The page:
It pays to put cargo first

02 Aug 2018 Reading time calculated text

Intelligent cargo handling is not just about using smart technology, it is about making smart decisions; putting cargo back at the core of ship design is a good start, says Marcus Ejdersten, responsible for Strategic Marketing at MacGregor

Efficiency is the key to our future sustainability as an industry and at the same time, the best and only approach to simultaneously drive business and environmental benefits.

At the turn of the millennium, when global shipbuilding was almost at capacity, the market was flooded with vessels that were often constructed as quickly and cheaply as possible, built to standard designs and without detailed analysis of their cargo profiles, automatically incurring a loss in efficiency.

Today, we are building new tonnage; more efficient, cleaner ships, which comply with the latest regulations, but the old ones are still in business. This means that overall vessel traffic and global marine transport capacity is increasing faster than the fleets’ average performance.

Marcus Ejdersten

 

A day may come when a ship is not allowed to enter a port, if it is not utilising its total cargo carrying capacity. Half-full ships are a waste of energy and money, and they are a risk to the environment.

As an industry we must move forward and away from sub-optimised standard design practices, putting cargo profiles at the core of a ship’s design.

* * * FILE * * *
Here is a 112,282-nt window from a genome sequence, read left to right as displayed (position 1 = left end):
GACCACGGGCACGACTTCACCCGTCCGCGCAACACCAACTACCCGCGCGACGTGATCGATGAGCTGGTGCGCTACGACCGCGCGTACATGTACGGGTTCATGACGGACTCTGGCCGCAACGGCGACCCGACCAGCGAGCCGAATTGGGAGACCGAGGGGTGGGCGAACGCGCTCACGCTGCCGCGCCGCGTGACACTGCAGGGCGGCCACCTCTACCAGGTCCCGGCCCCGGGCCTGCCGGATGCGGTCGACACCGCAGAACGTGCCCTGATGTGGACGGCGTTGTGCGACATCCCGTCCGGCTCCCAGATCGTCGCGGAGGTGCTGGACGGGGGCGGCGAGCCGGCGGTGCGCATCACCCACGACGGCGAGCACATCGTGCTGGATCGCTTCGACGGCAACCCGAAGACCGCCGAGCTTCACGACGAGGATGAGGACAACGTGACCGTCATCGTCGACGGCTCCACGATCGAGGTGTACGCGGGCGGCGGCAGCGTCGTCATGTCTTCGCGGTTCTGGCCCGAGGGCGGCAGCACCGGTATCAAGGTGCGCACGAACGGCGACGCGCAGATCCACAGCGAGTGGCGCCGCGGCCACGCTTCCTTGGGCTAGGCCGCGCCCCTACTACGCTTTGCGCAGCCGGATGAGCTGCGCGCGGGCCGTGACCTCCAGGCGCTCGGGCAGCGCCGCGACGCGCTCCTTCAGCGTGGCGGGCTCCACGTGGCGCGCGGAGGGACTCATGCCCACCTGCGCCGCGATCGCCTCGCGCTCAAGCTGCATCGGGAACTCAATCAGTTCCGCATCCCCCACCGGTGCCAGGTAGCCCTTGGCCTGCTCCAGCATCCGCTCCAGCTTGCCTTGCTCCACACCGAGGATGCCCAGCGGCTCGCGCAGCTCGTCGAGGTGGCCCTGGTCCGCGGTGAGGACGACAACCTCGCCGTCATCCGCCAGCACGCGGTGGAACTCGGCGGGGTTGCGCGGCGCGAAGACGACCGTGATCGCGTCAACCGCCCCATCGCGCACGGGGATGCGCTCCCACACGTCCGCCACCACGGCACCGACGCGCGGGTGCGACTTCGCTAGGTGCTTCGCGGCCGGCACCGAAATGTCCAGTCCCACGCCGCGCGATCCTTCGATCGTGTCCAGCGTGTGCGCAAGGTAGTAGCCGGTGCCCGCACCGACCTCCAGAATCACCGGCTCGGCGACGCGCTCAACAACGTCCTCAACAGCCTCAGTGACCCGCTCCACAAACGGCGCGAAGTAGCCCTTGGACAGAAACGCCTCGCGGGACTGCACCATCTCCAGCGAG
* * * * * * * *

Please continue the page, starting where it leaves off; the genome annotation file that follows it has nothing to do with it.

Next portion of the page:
Smart decision making

This is where intelligent cargo handling and smart decision-making can make their mark. Forerunners in the industry have started to adopt solutions that solve some of today’s challenges. These include upgrading older, existing vessels to enhance their cargo carrying capabilities, analysing ship operating systems and utilising algorithms to optimise cargo planning and stowage. This drives down emissions per transported cargo unit and at the same time reduces the cost of transportation. 

When these solutions are widely adopted, huge capacity will be unleashed through a more efficient global fleet, but into a market that is already oversupplied. This obviously poses a dilemma.

However, those who do not enhance their existing fleet will be left behind, when leaders operate with higher cargo densities and lower costs and carbon emissions per transported cargo unit. These pacesetters can potentially also run their ships at higher speeds again, delivering a faster service at lower inventory costs to their customers and end consumers.

We propose that you put cargo back into the centre of the picture; we already have solutions that make this approach pay off. Maximising your cargo density means that you will be more competitive than your rivals day after day. Can you afford not to?